5 religion news stories you might have missed
ReligionNewsBlog.com • Saturday February 25, 2012
ReligionNewsBlog.com — Whether you’re a first-time visitor or you simply had a busy week, we can imagine that you don’t always read each and every religion news article we post.
In this ’5 religion news stories’ feature we select a handful of stories from among those published over the past week to quickly get you you up to speed:
The couple was arrested earlier this month in connection with the death of their 16-year-old son. Police say Russsel and Brandi Bellew — the boy’s mother and stepfather — failed to provide adequate medical care — opting for prayer instead.
Under a new state law which “Eliminates reliance on spiritual treatment as defense to certain crimes in which victim is under 18 years of age,” the parents each face mandatory prison sentences of six years and three months if convicted of second-degree manslaughter.
House Bill 2721 was originally issued in response to a series of preventable deaths among members of the Followers of Christ Church — another congregation with extremist views regarding faith healing.
- Jehovah’s Witnesses who banned blood transfusion for boy (3) lose court battle
Ireland’s High Court has ruled that a three-year-old boy can be given a blood transfusion during surgery despite religious objections from his Jehovah’s Witness parents.
Known for issuing a series of failed prophecies announcing the end of the world, the organization makes odd pronouncements. It also flip-flops on many issues — including its teachings regarding blood.
Nevertheless, Jehovah’s Witnesses — fearful of being excommunicated and shunned — are willing to risk the lives of children and spouses in their efforts to obey.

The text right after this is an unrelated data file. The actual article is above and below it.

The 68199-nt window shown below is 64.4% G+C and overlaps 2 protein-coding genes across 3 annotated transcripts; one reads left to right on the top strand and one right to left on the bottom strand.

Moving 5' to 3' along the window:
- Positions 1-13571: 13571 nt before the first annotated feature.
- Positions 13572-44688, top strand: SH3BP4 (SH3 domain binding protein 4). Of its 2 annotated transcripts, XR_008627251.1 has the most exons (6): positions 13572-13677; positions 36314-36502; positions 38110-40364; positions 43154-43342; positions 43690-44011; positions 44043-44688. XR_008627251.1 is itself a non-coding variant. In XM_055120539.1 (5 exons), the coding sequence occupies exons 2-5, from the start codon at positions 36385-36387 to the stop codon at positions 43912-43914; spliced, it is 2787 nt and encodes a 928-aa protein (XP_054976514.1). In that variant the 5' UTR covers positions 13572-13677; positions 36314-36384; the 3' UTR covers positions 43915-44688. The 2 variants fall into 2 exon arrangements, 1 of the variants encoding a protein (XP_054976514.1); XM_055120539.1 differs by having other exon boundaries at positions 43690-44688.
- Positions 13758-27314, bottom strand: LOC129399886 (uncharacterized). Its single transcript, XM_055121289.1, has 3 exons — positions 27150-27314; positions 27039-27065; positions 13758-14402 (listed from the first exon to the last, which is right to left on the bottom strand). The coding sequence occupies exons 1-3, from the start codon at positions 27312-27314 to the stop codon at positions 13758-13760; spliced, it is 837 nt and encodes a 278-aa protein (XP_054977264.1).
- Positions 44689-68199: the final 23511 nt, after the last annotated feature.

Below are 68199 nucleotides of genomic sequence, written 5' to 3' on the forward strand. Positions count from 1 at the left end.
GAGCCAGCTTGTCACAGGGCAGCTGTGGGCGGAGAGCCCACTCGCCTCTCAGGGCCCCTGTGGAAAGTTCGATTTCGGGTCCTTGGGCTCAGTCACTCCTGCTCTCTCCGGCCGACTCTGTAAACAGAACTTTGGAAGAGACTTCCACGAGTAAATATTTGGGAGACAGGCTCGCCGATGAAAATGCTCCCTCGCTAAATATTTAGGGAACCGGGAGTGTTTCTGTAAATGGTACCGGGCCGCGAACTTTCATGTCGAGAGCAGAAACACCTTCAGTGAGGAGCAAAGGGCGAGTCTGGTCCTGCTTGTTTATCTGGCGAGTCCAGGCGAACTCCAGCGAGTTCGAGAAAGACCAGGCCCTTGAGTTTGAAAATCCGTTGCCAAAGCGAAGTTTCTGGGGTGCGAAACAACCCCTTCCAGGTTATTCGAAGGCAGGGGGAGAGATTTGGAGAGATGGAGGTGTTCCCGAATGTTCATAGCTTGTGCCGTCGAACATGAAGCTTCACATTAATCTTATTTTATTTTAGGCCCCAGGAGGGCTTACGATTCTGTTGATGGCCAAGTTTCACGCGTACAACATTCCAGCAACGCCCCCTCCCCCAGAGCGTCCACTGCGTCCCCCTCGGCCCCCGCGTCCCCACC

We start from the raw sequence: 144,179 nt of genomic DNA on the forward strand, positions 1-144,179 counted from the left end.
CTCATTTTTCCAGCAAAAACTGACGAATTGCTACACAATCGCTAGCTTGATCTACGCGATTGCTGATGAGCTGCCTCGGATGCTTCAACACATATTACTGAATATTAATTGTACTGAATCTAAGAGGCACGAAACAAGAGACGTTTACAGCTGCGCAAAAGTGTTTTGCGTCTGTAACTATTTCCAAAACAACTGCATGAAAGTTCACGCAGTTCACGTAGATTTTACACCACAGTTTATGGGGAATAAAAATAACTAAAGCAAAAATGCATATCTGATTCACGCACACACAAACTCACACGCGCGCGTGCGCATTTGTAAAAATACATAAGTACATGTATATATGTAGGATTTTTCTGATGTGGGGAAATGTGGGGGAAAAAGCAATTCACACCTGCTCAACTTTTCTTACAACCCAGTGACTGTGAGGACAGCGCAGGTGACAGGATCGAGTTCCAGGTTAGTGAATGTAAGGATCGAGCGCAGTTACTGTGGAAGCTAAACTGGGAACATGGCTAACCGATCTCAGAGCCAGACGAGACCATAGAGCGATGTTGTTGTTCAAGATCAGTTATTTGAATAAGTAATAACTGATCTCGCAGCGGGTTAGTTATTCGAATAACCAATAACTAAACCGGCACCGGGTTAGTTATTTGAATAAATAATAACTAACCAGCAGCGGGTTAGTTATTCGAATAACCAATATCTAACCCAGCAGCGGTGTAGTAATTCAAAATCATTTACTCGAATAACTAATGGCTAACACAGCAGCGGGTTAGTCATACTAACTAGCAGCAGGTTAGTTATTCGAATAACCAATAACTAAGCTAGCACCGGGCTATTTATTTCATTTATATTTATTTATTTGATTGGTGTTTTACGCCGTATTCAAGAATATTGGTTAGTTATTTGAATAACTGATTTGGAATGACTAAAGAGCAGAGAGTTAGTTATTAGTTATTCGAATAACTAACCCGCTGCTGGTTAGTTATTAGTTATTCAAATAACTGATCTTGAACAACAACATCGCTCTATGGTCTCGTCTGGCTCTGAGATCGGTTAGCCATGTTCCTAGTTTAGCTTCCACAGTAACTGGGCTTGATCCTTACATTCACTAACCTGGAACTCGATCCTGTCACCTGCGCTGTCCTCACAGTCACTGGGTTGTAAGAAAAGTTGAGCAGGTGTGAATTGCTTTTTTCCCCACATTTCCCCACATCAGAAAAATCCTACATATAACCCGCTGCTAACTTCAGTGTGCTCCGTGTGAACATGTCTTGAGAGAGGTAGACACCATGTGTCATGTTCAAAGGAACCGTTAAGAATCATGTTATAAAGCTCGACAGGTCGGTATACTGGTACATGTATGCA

- Church of Scientology demands right to underpay workers
If you’re impressed by the fact that the Church of Scientology buys up and restores countless old, monumental buildings, you’ll have to realize that these grandiose gestures come at a price.
But the organization views itself as a legitimate religion, and some countries actually agree.
In Australia the Church of Scientology has now asked the Federal Government for an exemption to the Fair Work Act so they do not have to pay workers the minimum wage. Scientologists claim that the church is exempt from workplace law because it is ‘a legitimate religion.’
Last September the Church of Scientology was found to be subject to Australian labour laws after an investigation into allegations it paid employees who were members of its clergy as little as $10 a week — despite the fact that the Australian branch of the organization earned more than $17 million in 2009.
- Ousted FLDS sect member receives visiting rights
A man purged from the FLDS — Warren Jeffs’ polygamous church — has won a partial court victory in a lawsuit he filed against the cult’s leader.
Lorin Holm had not seen his nine children, ranging in ages from 2 to 17, since he was excommunicated in January 2011.
FLDS leader Warren Jeffs is serving a sentence of life plus 20 years in prison for sexually assaulting a 12-year-old girl and fathering a child with a 15-year-old girl — two of several young girls the ‘prophet’ has taken into ‘spiritual marriage.’
In what observers consider to be an effort to exert over more control, Jeffs recently ousted 1000-1500 people, including Holm, from his sect.
Lawyers say the visitation ruling could open the door to more lawsuits from those excommunicated by the cult leader.
- Anne Frank posthumously baptized in Mormon ritual
Christian website CARM explains that in this practice “individuals go to their local Mormon temple, dress appropriately for a baptism, representatively adopt the name of a person who has died, and then the Mormon is baptized in water for that deceased person. This way, the dead person has fulfilled the requirements of salvation in the afterworld and can enjoy further spiritual benefits in the spiritual realm.”
The Mormon Church has a standing agreement with Jewish leaders that was supposed to halt the practice of baptizing Jews posthumously, but the practice — considered offensive by many — continues to this day.
It must be point out though that the LDS Church now bans those who violate the agreement from accessing its computerized database used to suggest names of deceased people to be targeted for proxy baptism.
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